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Unusual World Economic Forum On Mideast Planned

by Emad Mekay

World Economic Forum: The $1,000,000,000 Cocktail Party (Feb. 2002)
(IPS) WASHINGTON -- An "extraordinary" meeting called by a leading global business group to discuss the future of the Middle East is being greeted by activists here and in the region as an attempt to divide the spoils of war and usurp the role of the United Nations.

The Geneva-based World Economic Forum (WEF), known for its high-profile annual meetings in the alpine resort of Davos that attract the world's corporate and political luminaries, said this week it will convene the meeting in Amman, Jordan under the theme "visions for a shared future."

The controversial Forum said in a statement that it wants to bring the "spirit of Davos" to the Middle East and complimented King Abdullah II of Jordan for agreeing to play host to the June 21-23 gathering.

One of the goals of assembling 1,900 political and business leaders is to replace a "period of conflict with the spirit of cooperation," continued the statement.

But anti-corporate globalization activists were quick to see the meeting as an attempt to further open doors for Western corporations in the oil-rich region, at a time when the Middle East is going through one of its most unstable periods.

"They want to come here to talk about doing business when the blood of Iraqi civilians hasn't yet dried and the people in the region are very angry," said Wael Khalil, an activist with the newly formed Anti-Globalization Egyptian Group (AGEG), whose Arabic acronym means "burning fire."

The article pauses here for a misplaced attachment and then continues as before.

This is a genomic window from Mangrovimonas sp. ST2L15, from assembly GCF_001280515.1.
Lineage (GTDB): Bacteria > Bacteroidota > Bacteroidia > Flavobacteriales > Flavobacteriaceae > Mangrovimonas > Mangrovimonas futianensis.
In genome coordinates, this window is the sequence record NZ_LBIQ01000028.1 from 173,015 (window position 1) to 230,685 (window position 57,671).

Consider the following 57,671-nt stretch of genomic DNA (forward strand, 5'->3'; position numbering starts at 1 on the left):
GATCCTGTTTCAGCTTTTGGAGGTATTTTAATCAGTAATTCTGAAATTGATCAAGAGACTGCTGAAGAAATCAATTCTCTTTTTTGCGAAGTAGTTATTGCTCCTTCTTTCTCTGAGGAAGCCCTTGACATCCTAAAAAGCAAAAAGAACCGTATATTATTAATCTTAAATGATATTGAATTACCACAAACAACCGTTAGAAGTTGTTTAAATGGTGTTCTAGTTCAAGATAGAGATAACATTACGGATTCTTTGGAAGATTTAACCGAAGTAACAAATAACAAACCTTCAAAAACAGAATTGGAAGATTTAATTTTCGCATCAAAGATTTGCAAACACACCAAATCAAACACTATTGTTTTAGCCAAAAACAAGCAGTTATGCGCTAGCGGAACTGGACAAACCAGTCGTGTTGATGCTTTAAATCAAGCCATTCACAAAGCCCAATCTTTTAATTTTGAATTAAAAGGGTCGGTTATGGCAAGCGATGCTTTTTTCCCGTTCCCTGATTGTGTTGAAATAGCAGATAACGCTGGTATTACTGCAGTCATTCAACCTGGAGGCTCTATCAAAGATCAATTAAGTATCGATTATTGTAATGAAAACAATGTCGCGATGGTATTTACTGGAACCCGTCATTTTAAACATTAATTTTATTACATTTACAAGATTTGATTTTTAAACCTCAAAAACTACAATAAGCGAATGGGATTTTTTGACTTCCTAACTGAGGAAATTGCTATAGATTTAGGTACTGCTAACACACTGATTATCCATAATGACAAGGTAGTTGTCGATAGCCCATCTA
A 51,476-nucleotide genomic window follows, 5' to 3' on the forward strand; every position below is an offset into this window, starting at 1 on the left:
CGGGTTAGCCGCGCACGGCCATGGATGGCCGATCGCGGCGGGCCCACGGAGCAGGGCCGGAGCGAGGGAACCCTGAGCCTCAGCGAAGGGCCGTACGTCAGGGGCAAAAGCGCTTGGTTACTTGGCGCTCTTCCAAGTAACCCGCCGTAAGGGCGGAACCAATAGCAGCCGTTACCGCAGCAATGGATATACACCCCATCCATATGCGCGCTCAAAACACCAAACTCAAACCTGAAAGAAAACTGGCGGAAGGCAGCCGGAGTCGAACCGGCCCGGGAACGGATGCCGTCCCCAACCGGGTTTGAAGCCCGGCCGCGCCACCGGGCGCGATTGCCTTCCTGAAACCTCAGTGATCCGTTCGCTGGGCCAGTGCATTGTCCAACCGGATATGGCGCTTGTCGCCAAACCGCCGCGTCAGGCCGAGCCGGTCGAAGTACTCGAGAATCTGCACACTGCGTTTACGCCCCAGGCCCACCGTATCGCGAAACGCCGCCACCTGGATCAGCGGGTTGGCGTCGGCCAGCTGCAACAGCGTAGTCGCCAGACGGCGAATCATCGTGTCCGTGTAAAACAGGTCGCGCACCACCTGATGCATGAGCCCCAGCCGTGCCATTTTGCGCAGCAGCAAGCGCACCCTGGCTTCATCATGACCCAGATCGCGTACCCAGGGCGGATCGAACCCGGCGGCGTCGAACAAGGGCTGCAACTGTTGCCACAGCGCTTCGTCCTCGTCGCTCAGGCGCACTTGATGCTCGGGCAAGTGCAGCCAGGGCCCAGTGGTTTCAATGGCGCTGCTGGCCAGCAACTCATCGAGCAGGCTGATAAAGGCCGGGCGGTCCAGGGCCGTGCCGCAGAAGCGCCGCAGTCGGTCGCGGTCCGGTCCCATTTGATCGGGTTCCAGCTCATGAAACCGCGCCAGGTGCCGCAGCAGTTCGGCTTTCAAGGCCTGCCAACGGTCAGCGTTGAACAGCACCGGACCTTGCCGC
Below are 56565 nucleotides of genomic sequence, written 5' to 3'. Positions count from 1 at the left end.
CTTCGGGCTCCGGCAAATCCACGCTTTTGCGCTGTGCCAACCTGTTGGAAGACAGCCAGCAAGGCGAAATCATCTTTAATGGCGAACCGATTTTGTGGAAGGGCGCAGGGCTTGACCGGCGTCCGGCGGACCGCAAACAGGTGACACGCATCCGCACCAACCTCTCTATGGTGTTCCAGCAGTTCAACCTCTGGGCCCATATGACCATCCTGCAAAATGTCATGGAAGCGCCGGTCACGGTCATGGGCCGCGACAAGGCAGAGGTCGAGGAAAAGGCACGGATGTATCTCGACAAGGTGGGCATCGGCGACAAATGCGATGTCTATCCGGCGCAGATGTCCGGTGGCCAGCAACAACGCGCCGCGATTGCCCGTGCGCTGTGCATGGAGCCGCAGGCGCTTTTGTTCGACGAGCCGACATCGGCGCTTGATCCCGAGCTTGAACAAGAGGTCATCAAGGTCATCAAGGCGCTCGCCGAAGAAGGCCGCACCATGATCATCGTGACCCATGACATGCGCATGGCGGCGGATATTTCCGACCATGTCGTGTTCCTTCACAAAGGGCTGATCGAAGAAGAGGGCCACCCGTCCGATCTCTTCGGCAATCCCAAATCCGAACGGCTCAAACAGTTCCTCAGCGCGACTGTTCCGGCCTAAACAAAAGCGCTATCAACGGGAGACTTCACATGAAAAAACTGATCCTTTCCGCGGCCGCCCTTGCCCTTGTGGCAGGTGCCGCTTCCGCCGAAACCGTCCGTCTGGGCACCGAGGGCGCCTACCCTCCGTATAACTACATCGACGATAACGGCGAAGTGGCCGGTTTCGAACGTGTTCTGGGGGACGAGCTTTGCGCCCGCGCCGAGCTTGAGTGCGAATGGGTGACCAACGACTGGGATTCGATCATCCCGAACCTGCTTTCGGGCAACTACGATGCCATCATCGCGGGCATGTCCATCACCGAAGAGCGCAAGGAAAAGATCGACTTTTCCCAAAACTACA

"This will play into our hands and not into the WEF's hands. They are creating yet another new point of mobilization and resistance. Their efforts won't come to pass," he said in an interview from Cairo.

The U.S.-led reconstruction of Iraq, where to date nine U.S. firms have received major contracts for rebuilding the occupied nation, has fuelled the anger of many people in the region and beyond, cementing their belief that the Washington-led military attack was motivated primarily by economic interests.

Many non-U.S. companies are now maneuvering for one of many sub-contracts to be awarded in Iraq.

Khalil said the region's people, already suffering from policies imposed by pro-Western elites, the U.S. government, the International Monetary Fund (IMF) and the World Bank, are unlikely to welcome the Forum's brand of "cooperation."

Forum officials did not return IPS phone calls but said in their statement that the meetings would be devoted to discussing transatlantic relations, the future of the Middle East, global economic performance and the "effort to build a world more secure for all citizens."

Activists counter that the fact the meeting will be chaired by Peter Brabeck-Letmathe, chief executive officer of food multinational Nestle of Switzerland, and Phillip Condit, CEO of U.S. aircraft giant Boeing, signals the pro-corporate slant of the assembly.

The critics say the "feel-good" slogans in the WEF's statement are an attempt to disguise the Forum's eagerness to emerge as an alternative to the United Nations and to advance the interest of major Western corporations.